Coach ’em up!
A friend of mine named Wendy married her husband in part because of his locker room pep talks. He is a football coach and perfected the ability to motivate his team with just a few words. He often used this special skill on their kids. In this article, I’ll go over some thoughts on coaching in the workplace.
The work coach is similar to a football coach. As a leader you want to ensure the team will be successful. You do this by supporting your people. You monitor the performance of each team member and provide them with timely feedback.
The best coaches recognize that it is critical to disclose information at the right time to the right people. The coach understands the hidden costs of withholding. Maintaining control is not worth the potential undermining of production of the team. Train your team, set expectations, and empower them to make the right decisions with all of the information available.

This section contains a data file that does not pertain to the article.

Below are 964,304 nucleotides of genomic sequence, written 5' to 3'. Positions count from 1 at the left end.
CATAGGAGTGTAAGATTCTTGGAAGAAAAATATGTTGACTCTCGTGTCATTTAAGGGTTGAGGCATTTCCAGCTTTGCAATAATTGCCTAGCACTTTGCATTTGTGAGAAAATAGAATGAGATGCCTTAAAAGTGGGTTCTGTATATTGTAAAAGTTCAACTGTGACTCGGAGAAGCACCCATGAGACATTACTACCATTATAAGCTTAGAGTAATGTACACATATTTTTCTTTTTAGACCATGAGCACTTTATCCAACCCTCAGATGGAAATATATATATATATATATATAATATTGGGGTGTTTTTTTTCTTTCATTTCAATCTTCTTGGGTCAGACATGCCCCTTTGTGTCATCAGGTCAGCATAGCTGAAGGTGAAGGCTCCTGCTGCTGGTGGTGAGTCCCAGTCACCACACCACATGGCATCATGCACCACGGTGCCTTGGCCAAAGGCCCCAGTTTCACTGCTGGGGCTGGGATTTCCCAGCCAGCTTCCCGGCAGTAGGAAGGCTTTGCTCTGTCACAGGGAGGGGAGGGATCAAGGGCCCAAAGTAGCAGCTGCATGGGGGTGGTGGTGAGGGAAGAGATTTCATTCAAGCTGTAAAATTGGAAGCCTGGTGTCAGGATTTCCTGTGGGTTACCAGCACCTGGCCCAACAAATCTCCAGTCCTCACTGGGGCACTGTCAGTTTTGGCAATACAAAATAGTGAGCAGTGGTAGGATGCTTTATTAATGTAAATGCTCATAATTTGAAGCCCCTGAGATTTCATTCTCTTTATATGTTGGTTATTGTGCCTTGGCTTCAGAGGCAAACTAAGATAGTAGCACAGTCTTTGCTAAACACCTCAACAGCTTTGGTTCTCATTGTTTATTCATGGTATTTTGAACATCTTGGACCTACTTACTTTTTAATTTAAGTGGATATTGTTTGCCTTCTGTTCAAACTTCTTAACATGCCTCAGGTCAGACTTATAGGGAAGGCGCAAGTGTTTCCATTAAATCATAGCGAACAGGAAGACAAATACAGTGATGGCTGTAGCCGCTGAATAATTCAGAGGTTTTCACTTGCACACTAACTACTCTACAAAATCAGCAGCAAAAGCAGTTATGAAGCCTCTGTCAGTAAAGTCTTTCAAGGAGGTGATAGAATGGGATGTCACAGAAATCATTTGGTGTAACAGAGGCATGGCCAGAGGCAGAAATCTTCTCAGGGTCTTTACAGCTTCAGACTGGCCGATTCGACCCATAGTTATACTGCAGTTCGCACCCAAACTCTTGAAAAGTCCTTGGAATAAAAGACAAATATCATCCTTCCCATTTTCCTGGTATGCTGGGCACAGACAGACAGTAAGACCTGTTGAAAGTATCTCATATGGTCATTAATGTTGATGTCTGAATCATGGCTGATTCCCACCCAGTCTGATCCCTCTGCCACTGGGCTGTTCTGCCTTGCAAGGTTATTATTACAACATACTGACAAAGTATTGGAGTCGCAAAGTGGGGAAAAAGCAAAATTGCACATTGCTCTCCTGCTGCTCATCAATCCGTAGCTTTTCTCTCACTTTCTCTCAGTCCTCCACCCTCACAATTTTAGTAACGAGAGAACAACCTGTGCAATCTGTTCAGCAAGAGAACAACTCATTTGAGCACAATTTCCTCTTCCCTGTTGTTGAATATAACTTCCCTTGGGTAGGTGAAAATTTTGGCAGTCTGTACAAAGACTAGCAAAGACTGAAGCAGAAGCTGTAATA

The less experienced workers will require more coaching. You want to do this with a teacher’s heart. Be careful in your communication so that it is received as your genuine desire to help them get better and not just feedback. The yelling tactic that a lot of football coaches use is never acceptable in the work place.
You give rewards and recognition as appropriate. The best way to modify behavior is with positive reinforcement. So, remember to use the carrot approach to incentivize your team to reach further than they even thought possible. I always try to use “please” and “thank you” like my Southern Mom raised me.
Consistent coaching is probably the leader’s most valuable role, but let’s be honest few of us do it. We get caught up in the day to day activities, meetings, and fire fights that result in losing the focus on people. People are the MVP of the team. So, take the time to coach them properly.
What do you think? Your work team IS a team like any other. How do you implement positive coaching in the workplace?